Drifting back to the Sword Art Online comparisons, when you take away the aesthetic and genre-based similarities, the biggest reason why you might call them similar is down to the cast and the group dynamic. By Episode 2, Ayato already has a pretty stocked harem, that only continues to grow as the series progresses, with all the girls vying for the attention of, to be blunt, an absurdly boring and generic light novel protagonist, who is generally likeable but kept bland enough to act as a clear self-insert character for the audience. Although it seems bad so far, it is down to the girls in said harem where the good parts of Asterisk War really start to shine through, being shockingly good, at least by the standards of its peers anyway. Whilst Julis does sit very comfortably in the upper class tsundere archetype, I’d struggle to box the others into categories quite as easily. Saya, Claudia and Kirin all feel rather unique, making them more memorable than your average forgettable group of girls, which is a rarity in this genre. My favourite amongst them would definitely be Saya, just for how quirky and weird she is, being very low energy yet still immensely enjoyable to watch. The only real complaint I have in terms of the cast is how little development they have, with Kirin being the only character who sees a real arc so far, but given there is a second season and the novels are ongoing, I can cut them some slack for that.
By far the main attraction, at least for me, would be in the series’ action sequences. The above average animation provided by A1-Pictures (Sword Art Online, Blue Exorcist, The Seven Deadly Sins) paired with quality direction courtesy of Manabu Ono (The Irregular at Magic High School, Horizon in the Middle of Nowhere) make the duels an absolute blast to watch. A variety of different weapons, from swords, guns, pseudo-magic and autonomous robots, make for a lot of variety in these sequences too, keeping things interesting. Although these scenes are rather sparse in the opening few episodes, with not much in the way of fighting, it does pick up as you get into the latter half, and it’s here that the show really hits its stride. Not content to rely solely on flashy spectacle, the story here is decent enough too, starting off with an initial mystery designed to hook people in, before quickly transitioning into a tried-and-true tournament-style arc. It’s nothing new, and certainly not something to write home about; but the attempts at world building by showing us how the various weapons work, the politics between the rival schools and the different powers of the Genestella keep things engaging, and that ever-present mystery keeps popping up here and there to remind you it exists, so hopefully there will be expansion upon that in the next season, and if the post-credits scene of Episode 12 is anything to go by, it will be.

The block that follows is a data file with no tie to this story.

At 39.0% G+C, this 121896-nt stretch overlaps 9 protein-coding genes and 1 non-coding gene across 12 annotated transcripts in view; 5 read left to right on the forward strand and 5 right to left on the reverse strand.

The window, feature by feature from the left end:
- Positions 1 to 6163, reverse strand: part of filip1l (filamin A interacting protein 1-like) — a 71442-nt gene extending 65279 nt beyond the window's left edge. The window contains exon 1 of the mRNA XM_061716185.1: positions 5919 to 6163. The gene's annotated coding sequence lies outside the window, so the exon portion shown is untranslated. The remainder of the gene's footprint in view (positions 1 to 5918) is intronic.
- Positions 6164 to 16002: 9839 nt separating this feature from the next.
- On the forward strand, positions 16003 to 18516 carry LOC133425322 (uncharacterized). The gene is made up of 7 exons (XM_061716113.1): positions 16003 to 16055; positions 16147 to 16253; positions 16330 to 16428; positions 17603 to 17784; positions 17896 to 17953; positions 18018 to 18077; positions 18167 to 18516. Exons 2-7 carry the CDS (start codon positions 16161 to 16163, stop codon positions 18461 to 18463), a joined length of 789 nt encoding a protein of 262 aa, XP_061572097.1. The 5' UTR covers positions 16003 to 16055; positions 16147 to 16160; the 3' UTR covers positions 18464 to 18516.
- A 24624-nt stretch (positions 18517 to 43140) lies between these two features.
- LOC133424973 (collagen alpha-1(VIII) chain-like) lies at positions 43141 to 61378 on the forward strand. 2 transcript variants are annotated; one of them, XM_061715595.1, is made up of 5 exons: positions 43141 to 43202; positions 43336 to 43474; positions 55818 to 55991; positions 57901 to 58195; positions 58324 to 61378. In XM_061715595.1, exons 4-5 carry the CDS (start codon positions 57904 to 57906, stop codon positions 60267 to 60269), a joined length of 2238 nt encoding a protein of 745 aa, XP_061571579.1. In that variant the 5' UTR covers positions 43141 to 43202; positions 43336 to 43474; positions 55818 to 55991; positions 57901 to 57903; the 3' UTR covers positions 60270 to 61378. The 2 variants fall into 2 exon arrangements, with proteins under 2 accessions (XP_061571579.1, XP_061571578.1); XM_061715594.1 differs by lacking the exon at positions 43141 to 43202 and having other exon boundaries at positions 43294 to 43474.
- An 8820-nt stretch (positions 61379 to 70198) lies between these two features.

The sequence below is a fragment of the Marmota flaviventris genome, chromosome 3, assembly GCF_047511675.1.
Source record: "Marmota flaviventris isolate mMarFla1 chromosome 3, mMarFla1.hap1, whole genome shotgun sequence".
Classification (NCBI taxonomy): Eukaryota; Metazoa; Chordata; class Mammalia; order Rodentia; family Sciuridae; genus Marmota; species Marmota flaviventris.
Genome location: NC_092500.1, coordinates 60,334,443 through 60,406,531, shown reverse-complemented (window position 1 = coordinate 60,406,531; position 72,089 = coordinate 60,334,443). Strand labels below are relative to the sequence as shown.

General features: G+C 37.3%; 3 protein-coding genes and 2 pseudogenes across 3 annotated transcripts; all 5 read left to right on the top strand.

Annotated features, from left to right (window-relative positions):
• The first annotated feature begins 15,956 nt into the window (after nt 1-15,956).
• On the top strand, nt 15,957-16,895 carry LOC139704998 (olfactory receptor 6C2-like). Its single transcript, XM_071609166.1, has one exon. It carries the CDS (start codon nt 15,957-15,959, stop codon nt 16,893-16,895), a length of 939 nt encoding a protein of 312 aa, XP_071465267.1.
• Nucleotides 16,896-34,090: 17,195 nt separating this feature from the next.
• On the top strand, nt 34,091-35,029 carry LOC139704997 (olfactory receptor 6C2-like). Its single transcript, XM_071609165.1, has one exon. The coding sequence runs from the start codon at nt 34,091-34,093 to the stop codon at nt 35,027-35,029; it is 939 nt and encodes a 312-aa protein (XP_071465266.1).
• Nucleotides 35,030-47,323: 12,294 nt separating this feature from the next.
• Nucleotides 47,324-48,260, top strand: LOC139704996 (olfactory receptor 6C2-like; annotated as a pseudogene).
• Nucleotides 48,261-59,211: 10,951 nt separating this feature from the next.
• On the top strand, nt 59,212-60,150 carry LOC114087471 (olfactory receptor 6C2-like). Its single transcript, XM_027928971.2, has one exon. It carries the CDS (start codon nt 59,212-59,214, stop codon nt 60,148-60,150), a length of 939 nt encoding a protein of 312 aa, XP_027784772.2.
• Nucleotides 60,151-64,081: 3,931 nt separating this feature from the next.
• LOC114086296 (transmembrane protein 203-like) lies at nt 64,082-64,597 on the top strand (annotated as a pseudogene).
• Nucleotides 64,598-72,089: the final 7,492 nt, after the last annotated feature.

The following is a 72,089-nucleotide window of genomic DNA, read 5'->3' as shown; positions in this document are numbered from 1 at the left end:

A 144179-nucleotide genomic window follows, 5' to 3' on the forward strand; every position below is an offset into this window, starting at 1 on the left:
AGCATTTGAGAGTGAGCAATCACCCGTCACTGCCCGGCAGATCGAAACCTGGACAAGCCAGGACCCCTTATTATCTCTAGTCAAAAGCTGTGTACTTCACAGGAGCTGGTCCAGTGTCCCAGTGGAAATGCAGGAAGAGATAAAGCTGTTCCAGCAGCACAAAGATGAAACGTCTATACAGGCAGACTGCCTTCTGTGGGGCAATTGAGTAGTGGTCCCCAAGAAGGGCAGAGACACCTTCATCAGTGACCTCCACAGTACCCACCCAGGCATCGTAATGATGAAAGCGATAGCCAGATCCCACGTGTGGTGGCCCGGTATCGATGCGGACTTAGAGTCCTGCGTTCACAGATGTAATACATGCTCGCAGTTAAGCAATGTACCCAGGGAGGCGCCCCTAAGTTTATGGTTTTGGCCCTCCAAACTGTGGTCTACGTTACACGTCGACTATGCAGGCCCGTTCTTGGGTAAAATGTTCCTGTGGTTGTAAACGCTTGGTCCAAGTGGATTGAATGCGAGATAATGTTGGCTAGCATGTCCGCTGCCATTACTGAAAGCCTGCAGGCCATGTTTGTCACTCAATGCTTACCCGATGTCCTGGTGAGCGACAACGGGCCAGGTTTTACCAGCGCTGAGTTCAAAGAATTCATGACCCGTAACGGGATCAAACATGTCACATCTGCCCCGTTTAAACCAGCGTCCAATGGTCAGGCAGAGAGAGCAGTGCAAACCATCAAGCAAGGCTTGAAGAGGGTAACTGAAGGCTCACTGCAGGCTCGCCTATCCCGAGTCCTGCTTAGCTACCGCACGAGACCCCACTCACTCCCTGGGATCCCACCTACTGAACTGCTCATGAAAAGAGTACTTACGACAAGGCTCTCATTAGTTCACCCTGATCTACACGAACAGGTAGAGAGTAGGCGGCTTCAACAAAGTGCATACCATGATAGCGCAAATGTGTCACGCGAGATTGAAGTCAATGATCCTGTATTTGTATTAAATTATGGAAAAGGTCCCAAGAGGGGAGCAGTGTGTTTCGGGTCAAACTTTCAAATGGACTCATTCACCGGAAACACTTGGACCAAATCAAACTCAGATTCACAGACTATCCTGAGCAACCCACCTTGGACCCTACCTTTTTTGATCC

Produced by hands-down the best English dubbing studio around, Bang Zoom!, the dub for The Asterisk War certainly doesn’t disappoint, and features a who’s who of fantastic talent. Fans of the popular magical girl anime Puella Magi Madoka Magica will hear a mini reunion of sorts, as it features four out of the six main cast members, including Cassandra Lee Morris (Kyubey), Cristina Valenzuela (Homura Akemi), Christine Marie Cabanos (Madoka Kaname) and Sarah Williams (Sayaka Miki). Other well recognizable voice actors include Erik Kimerer (Toradora, Accel World, Mob Psycho 100), Erika Harlacher (Kakegurui, Hunter x Hunter, The Seven Deadly Sins), Kira Buckland (Blue Exorcist, Charlotte, Love Live! School Idol Project) and Patrick Seitz (Fullmetal Alchemist: Brotherhood, Hellsing Ultimate, JoJo’s Bizarre Adventure). The score, OP and ED all come courtesy of Swedish electronic music producer Rasmus Faber, whose music is an excellent fit for the science fantasy world present in the series.
What The Asterisk War lacks in originality, it makes up for in execution, resulting in a highly entertaining and action-packed show, despite unnecessary and off-putting ecchi scenes.